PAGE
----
Is there any benefit to certain health and fitness products or is it just very clever marketing?
Nutritional fads have been around since the dawn of time. Marketers have long recognised that people will pay a premium for a product viewed as healthy, or at least less-unhealthy (enter low calorie flavoured waters and “light” beers).
In the late 90’s there was a surge in the performance nutrition sector. Nowadays it is the norm to see men and women alike, regardless of their sporting discipline, slurping back a protein shake. Other products that have grown in popularity include diet pills, energy drinks, and recovery shakes.
Over the last few years there has been some really bad publicity about diet pills. Many contain dangerous blends of ingredients and on occasion, there have been examples of death from their intake.
Let me stop myself in my tracks here. I wanted to write an article on faddy foods, so why am I talking about diet pills? Well really it is because as I see it, the supplements and foods we ingest seem to follow fashion trends.
Let us look at some examples.
The blurb: Antioxidant rich, full of protein, source of plant based Omega 3.
Doctors advice: Many of the antioxidants found in Chia may not actually be available for human benefit, and furthering on that, the most common antioxidants we get from normal everyday food as it is. It is also worth mentioning that although Chia does have a high Omega 3 count, the body isn’t great at using plant based Omega 3.
Wellness London Suggestion: Assuming you can/do eat fish or consume fish oil supplements, then you best source Omega 3 this way. Eat a wide array of colourful fruit and veg and you’ll maximise your antioxidant count.
The blurb: It is an MCT (medium-chain triglyceride) oil, they help you burn fat and help with blood glucose regulation.
Wellness London Suggestion: There are no doubts that MCT oils can be used in healthy eating. If you are on a Ketogenic diet (high healthy fats) this is especially true.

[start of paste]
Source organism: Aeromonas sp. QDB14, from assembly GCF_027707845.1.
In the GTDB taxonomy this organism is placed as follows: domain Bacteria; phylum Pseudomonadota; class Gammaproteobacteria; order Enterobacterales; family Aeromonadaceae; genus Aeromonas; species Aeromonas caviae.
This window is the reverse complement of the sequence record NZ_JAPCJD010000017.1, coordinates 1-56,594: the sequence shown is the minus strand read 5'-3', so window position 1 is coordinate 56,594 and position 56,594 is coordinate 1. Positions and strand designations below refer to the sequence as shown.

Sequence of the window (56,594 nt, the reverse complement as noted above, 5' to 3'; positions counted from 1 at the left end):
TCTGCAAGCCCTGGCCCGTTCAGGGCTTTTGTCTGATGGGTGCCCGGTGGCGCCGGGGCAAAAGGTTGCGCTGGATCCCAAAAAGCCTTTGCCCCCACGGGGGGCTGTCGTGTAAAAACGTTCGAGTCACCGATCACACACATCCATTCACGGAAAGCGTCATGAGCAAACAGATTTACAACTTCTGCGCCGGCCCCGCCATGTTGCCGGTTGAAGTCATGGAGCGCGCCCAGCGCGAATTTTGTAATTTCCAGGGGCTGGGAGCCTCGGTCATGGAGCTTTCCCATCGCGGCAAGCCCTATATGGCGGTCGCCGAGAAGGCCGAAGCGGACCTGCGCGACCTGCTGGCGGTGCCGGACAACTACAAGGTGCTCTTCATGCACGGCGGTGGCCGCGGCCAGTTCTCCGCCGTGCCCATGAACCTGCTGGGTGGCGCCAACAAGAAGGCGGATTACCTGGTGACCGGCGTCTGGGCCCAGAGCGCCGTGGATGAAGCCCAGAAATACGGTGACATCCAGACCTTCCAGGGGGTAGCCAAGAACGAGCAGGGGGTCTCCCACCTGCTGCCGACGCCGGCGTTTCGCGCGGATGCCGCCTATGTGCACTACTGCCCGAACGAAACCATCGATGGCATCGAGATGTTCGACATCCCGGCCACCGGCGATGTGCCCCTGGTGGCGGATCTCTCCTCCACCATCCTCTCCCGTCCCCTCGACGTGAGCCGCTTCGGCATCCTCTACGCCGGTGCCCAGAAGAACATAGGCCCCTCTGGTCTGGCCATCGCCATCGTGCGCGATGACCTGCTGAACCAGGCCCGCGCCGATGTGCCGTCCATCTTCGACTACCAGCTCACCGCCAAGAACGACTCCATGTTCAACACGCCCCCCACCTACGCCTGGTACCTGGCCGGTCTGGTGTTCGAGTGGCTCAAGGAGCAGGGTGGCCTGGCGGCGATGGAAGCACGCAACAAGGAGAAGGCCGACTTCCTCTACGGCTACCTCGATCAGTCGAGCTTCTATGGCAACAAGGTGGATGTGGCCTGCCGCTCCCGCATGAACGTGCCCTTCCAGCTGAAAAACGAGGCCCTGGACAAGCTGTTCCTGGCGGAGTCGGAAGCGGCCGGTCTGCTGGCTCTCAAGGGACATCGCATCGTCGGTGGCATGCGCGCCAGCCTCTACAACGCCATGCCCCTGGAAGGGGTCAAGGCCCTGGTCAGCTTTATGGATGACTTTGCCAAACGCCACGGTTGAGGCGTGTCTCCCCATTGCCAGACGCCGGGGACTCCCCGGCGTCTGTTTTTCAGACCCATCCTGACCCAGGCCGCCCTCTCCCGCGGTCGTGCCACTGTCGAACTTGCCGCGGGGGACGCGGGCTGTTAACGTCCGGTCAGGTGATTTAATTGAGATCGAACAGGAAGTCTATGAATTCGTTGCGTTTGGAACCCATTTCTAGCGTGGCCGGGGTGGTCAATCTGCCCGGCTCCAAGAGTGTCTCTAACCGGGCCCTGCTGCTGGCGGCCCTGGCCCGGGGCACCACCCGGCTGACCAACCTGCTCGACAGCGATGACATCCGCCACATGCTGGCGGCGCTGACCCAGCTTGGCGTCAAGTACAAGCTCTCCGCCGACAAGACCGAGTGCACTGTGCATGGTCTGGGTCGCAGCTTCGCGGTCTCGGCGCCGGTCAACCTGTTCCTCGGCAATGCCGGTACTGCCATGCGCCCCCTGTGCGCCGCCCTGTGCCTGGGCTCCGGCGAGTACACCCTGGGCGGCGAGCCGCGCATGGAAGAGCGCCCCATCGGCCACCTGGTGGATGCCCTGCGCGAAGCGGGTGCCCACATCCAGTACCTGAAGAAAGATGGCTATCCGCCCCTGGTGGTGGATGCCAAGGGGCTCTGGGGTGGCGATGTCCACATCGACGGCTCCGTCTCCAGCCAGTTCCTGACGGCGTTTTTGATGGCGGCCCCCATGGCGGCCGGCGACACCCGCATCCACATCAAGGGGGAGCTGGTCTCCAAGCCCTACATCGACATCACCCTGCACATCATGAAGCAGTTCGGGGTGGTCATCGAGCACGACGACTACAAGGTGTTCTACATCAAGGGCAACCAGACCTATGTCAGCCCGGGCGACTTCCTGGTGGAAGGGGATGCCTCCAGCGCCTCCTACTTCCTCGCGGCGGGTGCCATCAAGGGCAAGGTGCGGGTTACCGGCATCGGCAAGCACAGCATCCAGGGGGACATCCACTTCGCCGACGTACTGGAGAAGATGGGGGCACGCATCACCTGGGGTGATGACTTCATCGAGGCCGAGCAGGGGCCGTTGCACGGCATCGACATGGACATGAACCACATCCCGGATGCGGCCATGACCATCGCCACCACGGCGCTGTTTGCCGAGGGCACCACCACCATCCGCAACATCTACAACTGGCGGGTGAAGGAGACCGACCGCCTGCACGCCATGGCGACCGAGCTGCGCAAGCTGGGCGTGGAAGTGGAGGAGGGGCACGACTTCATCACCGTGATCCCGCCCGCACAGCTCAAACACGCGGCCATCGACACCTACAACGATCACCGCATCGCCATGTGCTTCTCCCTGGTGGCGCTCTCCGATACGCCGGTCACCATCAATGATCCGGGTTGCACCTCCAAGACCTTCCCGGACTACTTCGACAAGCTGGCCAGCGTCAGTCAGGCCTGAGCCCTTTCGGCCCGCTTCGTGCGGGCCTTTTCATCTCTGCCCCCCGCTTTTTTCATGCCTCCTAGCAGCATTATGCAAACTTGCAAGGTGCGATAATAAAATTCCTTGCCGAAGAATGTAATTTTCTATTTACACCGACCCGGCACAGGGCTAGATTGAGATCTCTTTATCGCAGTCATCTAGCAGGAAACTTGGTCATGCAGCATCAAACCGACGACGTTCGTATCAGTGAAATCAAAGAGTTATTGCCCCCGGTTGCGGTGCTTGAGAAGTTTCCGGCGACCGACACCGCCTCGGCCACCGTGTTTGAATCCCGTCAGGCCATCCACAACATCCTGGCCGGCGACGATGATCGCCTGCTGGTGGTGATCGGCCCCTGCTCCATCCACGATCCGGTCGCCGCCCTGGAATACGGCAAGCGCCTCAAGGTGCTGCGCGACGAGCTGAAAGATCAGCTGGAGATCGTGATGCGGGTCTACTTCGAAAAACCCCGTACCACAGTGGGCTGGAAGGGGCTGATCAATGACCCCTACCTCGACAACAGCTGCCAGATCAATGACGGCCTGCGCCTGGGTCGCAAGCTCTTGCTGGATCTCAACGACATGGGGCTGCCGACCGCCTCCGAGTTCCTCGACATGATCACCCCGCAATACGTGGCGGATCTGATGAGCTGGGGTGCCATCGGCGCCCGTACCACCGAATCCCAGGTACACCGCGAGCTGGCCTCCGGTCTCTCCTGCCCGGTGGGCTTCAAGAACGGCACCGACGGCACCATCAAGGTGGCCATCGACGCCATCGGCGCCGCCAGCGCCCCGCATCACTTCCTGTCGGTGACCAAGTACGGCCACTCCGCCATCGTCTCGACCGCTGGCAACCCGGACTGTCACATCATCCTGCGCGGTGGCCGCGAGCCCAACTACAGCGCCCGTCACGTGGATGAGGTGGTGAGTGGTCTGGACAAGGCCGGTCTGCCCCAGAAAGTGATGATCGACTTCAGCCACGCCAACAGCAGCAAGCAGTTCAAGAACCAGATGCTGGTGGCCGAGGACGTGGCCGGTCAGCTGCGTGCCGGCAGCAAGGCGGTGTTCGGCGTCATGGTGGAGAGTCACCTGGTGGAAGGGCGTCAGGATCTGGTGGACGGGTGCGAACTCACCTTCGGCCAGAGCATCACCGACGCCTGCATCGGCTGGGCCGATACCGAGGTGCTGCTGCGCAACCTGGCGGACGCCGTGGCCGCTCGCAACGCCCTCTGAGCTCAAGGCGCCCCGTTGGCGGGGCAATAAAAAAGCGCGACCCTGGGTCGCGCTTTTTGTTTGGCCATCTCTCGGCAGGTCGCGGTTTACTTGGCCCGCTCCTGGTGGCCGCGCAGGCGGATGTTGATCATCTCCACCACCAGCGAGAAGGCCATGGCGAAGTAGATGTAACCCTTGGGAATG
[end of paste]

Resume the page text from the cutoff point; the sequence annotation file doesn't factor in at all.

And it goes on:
However, the number one stressor in the UK is financial health! Is it healthy to spend £10 on a small jar of oil, at the expense of say buying better quality meat and veg? We’d say no. And one thing that cannot be argued: you cannot go wrong with a good quality olive oil!
The blurb: It turns you into a superhero.
Wellness London Suggestion: Yes it hass got some “good stuff” in it, but you’d probably benefit equally from some locally sourced honey. Infact more so if you suffer pollen allergies. Factor in that just like coconut oil, this product is very pricey. There is a mathematical equation that needs to be addressed before deciding on fancy honey, and that is – how do the health benefits (tiny amounts of active ingredients) compare to the very high sugar content?
In the past, our faddy trends have been “super skinny” or “mega bulky”. In fact going way back it was tiny corset-enclosed waists and smoking cigarettes (Lucky Strike encouraged people to reach for a smoke instead of the sweets!). The current diet and fitness fads include: holistic health, paleo lifestyles, natural functional movement (Yoga, Crossfit, parkour, assault courses, you name it!), and super-quick meals (anyone seen the success of @thebodycoach?! #Guilty!)
We at Wellness London are very happy with the way things have moved on. Learning to cook healthy meals through Instagram videos, joining a Crossfit Box and becoming part of a community who loosely follow the paleo lifestyle, this is all positive, healthy, enjoyable and realistic!
In the above sentence I used the words ‘loosely follow’ because any normal human will occasionally indulge in some junk food. In fact I am writing this on Friday, which means I’ll have some burgers with a brioche bun, streaky bacon, a glass of red and wash it all down with too much ice cream!
Now if you want to be healthy (deprivation = unhappy = unhealthy) do you:
Answer to both? NO!
I personally adopt the 80:20 rule (based on everyone exaggerating, it’s more a 75:25 rule). That implies that 3 out of 4 meals/snacks I have fit in with my lifestyle choices and calorie requirements for staying healthy. I am happy with my weight. If you are trying to lose weight then any lifestyle approach to diet needs to be followed at least 80:20. I would call that a Saturday of “relaxed” eating, a Sunday brunch then by Sunday evening you are back on track!
Rather than to continue on with talk of spelt, millet, spirulina, linseed and whatever else springs to mind, I wanted to end with some simple points:
Author Philip Jones
Reference Duane Mellor, article from The Guardian 15.2.15